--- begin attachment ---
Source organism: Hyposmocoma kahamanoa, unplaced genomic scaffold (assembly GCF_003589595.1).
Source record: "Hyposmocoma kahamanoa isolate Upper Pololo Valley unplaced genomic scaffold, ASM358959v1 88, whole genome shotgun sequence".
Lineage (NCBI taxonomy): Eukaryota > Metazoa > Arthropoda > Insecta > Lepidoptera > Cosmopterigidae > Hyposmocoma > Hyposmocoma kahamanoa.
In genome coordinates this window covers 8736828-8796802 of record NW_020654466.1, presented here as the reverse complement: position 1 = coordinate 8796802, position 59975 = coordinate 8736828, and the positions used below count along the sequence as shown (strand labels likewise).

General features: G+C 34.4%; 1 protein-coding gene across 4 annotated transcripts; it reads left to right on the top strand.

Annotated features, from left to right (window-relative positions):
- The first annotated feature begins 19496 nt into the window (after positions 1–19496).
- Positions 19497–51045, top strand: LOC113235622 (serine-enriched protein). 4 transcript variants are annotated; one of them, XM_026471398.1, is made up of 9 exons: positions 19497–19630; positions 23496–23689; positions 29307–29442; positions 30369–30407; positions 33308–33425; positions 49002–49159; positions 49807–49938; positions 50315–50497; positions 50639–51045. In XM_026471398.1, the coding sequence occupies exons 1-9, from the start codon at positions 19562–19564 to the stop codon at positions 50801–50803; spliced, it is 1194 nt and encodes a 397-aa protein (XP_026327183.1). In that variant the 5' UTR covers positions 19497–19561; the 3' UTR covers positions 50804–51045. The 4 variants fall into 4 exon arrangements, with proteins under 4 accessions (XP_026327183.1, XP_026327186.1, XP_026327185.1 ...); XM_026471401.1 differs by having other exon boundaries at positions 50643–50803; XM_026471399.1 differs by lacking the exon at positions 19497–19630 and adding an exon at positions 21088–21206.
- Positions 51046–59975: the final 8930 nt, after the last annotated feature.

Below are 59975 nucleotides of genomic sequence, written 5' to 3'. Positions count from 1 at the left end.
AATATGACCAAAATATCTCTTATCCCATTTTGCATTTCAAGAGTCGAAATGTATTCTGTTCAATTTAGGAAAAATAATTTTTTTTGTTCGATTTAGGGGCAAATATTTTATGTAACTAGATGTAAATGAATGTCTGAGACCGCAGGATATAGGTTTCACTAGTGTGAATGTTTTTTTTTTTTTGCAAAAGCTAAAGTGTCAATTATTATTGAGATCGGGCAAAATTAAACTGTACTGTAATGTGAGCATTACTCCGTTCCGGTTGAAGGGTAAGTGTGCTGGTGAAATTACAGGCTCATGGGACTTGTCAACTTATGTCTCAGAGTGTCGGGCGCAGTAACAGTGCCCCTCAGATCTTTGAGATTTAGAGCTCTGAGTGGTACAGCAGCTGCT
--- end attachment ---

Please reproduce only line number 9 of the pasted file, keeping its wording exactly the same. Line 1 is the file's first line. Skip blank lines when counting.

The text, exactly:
- Positions 51046–59975: the final 8930 nt, after the last annotated feature.